New York, in all of its thin slice sophistication, was a trickier city to entice. This is because it’s past the adoption phase and its designers are more interested in the intricacies behind design systems. Noah Levin hopped from Bengaluru to New York to lead yet another workshop, this time on the collaborative tools most helpful when building and maintaining.
A common theme emerged: How do you quantify the success of a design system: Should you be able to write less code? What percentage of imported components are from the design system? How many lines are from our class library versus how many were made custom? Should we set parameters around these metrics?
New York is well past design system basics. They’re deep into the rigorous testing phase and need hard numbers, ROI, and proof points. They want to know: how can we quantify a design system’s efficacy?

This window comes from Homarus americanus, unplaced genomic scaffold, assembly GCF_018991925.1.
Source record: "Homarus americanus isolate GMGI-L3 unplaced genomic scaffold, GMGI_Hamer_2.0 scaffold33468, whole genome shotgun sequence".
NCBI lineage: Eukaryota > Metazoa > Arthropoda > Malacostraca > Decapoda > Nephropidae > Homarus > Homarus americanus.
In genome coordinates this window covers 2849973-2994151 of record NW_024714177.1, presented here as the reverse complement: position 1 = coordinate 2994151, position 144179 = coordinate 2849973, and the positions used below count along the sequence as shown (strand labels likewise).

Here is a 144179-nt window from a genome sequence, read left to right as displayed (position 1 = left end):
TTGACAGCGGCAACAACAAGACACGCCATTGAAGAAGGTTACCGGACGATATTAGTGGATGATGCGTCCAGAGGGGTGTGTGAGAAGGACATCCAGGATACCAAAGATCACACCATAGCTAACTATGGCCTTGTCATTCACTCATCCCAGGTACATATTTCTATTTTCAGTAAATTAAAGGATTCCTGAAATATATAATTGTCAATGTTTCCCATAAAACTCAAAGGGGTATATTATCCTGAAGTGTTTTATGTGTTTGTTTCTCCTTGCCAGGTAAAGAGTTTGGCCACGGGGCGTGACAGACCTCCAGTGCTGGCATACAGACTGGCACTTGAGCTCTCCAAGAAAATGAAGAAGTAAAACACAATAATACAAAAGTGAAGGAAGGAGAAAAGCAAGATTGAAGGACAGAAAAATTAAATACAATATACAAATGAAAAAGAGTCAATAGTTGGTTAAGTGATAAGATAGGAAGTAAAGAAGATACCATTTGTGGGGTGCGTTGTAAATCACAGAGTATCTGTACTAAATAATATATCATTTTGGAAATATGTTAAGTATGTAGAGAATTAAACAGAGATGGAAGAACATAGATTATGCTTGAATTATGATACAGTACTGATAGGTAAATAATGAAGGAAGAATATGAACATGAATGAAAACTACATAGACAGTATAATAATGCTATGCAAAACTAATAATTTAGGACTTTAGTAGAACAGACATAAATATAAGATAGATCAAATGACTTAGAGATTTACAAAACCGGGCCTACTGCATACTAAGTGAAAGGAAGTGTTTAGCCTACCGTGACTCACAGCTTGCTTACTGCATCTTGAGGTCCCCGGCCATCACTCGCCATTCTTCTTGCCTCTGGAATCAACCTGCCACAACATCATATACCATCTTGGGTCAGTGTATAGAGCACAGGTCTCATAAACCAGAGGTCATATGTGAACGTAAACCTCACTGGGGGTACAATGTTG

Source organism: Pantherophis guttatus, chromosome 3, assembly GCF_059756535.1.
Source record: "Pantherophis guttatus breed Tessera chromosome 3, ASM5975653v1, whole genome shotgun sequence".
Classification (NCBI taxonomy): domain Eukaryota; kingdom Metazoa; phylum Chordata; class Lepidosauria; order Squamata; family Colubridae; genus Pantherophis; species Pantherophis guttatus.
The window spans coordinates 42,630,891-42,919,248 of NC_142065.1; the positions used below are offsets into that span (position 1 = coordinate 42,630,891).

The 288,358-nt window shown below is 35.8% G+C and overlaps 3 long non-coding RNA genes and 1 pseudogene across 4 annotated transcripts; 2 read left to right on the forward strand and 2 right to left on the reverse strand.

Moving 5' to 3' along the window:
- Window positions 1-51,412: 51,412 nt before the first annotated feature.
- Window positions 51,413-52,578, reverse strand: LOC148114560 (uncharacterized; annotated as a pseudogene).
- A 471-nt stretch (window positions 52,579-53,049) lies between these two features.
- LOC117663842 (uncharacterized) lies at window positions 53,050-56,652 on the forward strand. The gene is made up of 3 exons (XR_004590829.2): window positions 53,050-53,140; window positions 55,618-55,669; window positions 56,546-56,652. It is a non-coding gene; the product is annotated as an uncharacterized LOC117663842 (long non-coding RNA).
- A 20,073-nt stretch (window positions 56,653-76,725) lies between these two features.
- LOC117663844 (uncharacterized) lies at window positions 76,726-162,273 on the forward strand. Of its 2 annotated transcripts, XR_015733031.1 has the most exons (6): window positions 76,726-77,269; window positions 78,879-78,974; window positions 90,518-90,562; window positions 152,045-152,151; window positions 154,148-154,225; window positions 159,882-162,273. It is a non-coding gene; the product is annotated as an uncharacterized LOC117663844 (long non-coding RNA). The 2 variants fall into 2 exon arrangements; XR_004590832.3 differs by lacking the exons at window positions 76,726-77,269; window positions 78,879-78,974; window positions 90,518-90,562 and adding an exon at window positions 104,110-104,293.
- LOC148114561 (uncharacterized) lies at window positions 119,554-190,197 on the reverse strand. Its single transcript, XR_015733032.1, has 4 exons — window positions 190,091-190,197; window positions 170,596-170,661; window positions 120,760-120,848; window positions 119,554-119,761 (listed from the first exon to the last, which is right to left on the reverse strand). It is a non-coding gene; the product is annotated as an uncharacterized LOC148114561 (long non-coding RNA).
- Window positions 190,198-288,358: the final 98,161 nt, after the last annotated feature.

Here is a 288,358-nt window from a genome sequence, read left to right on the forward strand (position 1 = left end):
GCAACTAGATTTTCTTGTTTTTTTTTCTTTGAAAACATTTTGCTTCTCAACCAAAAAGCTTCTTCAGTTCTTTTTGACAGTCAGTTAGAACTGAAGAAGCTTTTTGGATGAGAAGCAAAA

In London we were honored to have Alla Kholmatova, the product designer who wrote a book on design systems, as a speaker. Dylan joined her onstage to chat about how design principles influence a company’s success.
Alla spoke to the crowd about setting design principles around your product’s design to help guide your team’s work. Similar to a mission statement, principles help a company mature into one that stands for something. And just like a design system, the principles you choose are components that can be plugged into each new project or product. These principles should be unique to your company. If you can read your principles and name other companies they could apply to, then you aren’t being specific enough.
When the meetup switched over to the Q&A portion, Dylan fielded tons of questions about Figma’s recently announced API — it seems London’s designer and developer communities are merging now more than ever. Those same designers also asked about using design files as a single source of truth and how that would impact a design system.